By Tim Beebe
Nov. 25, 2011 - The world continues to get smaller, at least for those who use social media. What used to be six degrees of separation is now 4.74 degrees, according to a study done by Facebook.
By Tim Beebe
Nov. 25, 2011 – The world continues to get smaller, at least for those who use social media. What used to be six degrees of separation is now 4.74 degrees, according to a study done by Facebook.
I can see how this advance in friendliness could be useful as a political tool. Think of it. A friend of my friend knows a friend of Stephen Harper's friend. If you are like me, and need help visualizing abstract ideas – and this is really abstract – here is a diagram.
Of course this assumes that Stephen Harper, and everyone in between, has a Facebook account. Assuming that they do – and assuming that I can figure out which of my friends' friends knows Stephen Harper's friend's friend – just think of the possibilities. "Hey Friend, can you message your friend who knows Stephen Harper's friend and tell him to ask his friend to meet with me and my friend so we can discuss funding for the fire service over a friendly cup of coffee?" Facebook just became a warmer, fuzzier place.
There's a lot hanging on this theory, so I did a little research. While I couldn't find that our First Minister is accepting friend requests, I did find his page, which you can visit and 'like' if you so choose. 67,320 people had already done so when I visited, which sounds like a lot until you do a little more research and find out that over 16 million Canadians are Facebook users. That means only about .004% of Canadian Facebookers are fans of Stephen Harper's page. It's even less impressive when you dig a little deeper yet, and find out that an onion ring has over 162,000 fans. <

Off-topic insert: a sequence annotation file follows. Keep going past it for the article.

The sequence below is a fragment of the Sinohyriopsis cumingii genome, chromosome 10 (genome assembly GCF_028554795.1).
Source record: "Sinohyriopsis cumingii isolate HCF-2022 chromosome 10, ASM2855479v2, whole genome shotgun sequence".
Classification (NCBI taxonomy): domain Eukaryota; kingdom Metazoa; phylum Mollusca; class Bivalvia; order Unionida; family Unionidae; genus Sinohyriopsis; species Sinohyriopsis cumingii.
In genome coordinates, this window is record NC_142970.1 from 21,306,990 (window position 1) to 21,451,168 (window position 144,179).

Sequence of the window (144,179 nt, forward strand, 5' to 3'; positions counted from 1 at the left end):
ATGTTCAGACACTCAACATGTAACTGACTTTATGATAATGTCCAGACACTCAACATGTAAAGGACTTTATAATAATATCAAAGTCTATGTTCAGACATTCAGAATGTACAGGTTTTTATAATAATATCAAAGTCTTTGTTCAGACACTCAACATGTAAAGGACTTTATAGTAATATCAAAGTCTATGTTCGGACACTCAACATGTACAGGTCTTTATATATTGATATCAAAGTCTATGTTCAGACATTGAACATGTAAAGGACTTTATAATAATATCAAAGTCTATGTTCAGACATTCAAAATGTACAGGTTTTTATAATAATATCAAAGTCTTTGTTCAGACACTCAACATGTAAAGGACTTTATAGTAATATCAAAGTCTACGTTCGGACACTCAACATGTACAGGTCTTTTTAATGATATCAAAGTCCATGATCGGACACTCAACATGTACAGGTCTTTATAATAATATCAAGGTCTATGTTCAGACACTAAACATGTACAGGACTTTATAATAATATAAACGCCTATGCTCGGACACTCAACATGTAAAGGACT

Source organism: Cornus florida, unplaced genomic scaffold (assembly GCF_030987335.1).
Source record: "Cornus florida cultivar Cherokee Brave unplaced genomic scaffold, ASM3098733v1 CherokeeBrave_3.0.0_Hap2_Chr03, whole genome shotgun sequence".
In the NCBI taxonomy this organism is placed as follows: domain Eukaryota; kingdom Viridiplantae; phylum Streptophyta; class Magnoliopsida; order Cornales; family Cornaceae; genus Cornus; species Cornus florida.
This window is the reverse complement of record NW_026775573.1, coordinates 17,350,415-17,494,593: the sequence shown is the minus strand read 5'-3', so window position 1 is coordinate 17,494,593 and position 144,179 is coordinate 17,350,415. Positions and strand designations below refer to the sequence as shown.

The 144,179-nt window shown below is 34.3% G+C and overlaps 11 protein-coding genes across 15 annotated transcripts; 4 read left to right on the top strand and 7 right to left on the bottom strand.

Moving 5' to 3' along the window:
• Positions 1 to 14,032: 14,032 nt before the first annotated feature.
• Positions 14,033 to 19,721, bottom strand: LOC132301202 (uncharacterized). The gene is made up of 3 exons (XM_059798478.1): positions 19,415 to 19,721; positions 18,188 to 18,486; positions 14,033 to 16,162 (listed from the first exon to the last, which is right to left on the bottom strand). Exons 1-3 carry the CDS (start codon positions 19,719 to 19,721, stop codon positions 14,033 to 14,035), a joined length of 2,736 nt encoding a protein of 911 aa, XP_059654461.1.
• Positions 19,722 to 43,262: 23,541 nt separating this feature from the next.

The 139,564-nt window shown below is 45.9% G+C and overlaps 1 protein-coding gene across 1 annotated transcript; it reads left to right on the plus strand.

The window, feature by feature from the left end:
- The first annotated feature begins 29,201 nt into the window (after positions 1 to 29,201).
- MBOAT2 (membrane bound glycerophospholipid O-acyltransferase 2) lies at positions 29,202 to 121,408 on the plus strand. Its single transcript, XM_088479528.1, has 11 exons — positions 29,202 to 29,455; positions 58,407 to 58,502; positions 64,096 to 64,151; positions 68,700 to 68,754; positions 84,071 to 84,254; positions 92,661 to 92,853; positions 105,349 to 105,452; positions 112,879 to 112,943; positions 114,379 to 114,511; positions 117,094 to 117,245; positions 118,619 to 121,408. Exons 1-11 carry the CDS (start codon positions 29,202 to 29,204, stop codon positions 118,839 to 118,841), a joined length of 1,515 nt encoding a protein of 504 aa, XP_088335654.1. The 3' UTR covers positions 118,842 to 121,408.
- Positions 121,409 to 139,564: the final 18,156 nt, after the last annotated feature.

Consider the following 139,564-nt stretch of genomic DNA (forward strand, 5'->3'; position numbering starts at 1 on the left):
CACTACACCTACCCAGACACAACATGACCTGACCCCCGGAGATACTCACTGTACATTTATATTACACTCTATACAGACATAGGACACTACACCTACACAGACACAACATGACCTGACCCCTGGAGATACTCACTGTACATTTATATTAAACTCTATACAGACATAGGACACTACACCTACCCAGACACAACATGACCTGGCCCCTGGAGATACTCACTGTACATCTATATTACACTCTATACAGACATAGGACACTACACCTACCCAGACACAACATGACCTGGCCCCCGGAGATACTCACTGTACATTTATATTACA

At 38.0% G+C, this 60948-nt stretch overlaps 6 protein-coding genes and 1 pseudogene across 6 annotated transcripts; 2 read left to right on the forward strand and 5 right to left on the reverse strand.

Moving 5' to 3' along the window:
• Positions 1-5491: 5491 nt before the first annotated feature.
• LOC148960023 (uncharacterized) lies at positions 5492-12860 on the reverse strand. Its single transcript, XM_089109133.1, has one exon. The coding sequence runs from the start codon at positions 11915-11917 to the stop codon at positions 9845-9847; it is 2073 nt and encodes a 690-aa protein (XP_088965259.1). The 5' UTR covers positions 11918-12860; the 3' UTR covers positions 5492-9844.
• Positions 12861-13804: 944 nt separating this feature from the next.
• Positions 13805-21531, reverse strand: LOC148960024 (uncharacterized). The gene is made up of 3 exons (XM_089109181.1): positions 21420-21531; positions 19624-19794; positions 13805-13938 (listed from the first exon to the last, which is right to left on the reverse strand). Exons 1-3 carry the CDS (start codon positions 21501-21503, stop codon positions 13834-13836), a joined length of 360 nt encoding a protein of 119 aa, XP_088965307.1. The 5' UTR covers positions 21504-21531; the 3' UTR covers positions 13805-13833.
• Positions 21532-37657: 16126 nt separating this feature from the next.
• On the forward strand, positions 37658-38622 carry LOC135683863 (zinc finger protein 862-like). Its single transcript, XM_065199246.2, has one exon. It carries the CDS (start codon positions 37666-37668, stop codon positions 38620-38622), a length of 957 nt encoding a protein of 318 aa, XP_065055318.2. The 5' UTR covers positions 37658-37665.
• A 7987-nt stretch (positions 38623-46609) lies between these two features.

I shouldn't be so harsh. Upsala Fire Department page only has 34 fans. But then, Upsala Fire Department isn't the leader of a majority government that manages the affairs of a G8 country. But if it were, I doubt that it would spend (almost) a billion dollars on a G8 summit, when there are small fire departments still driving 30 year old trucks.
Wow. I should research the degrees of separation between a light-hearted discussion about Facebook, and a political rant on perceived federal fiscal madness.
To get to the point (and there was a point) we have more tools at our disposal than ever before to accomplish the things we want to accomplish. Facebook, Twitter, and other social media can be among those tools . . . but we have to figure out how to get people's attention. The fact that an onion ring can garner more support than the Prime Minister shows that Canadians have a quirky side. If we bore them, they will 'unlike' us in droves.
Tim Labelle talks about firefighters' aversion to things political in his recent column at FireRescue1. While I don't believe we all have the stomach or the need to be politically active, we can all contribute to raising our profile. The bottom line is that people care about things that interest them. If we can interest them, they will care. Social media doesn't make people care (as Upsala Fire Department has proven) but it can be a tool to spread the word about things that people care about.
Perhaps it's time to start selling onion rings.
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